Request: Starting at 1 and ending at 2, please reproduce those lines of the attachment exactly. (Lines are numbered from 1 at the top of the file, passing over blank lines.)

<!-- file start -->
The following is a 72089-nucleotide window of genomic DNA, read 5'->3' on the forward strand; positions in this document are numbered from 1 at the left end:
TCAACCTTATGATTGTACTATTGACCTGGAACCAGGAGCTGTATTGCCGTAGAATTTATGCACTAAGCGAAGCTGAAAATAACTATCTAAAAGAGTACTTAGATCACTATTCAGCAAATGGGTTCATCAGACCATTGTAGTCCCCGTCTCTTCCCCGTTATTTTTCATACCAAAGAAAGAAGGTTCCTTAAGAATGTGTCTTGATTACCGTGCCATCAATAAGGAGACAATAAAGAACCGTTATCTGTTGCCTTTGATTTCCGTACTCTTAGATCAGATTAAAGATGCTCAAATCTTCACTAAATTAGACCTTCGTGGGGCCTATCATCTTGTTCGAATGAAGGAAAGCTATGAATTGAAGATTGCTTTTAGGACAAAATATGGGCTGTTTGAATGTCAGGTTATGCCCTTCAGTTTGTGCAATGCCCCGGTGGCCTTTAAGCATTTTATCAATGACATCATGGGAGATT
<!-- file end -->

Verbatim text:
The following is a 72089-nucleotide window of genomic DNA, read 5'->3' on the forward strand; positions in this document are numbered from 1 at the left end:
TCAACCTTATGATTGTACTATTGACCTGGAACCAGGAGCTGTATTGCCGTAGAATTTATGCACTAAGCGAAGCTGAAAATAACTATCTAAAAGAGTACTTAGATCACTATTCAGCAAATGGGTTCATCAGACCATTGTAGTCCCCGTCTCTTCCCCGTTATTTTTCATACCAAAGAAAGAAGGTTCCTTAAGAATGTGTCTTGATTACCGTGCCATCAATAAGGAGACAATAAAGAACCGTTATCTGTTGCCTTTGATTTCCGTACTCTTAGATCAGATTAAAGATGCTCAAATCTTCACTAAATTAGACCTTCGTGGGGCCTATCATCTTGTTCGAATGAAGGAAAGCTATGAATTGAAGATTGCTTTTAGGACAAAATATGGGCTGTTTGAATGTCAGGTTATGCCCTTCAGTTTGTGCAATGCCCCGGTGGCCTTTAAGCATTTTATCAATGACATCATGGGAGATT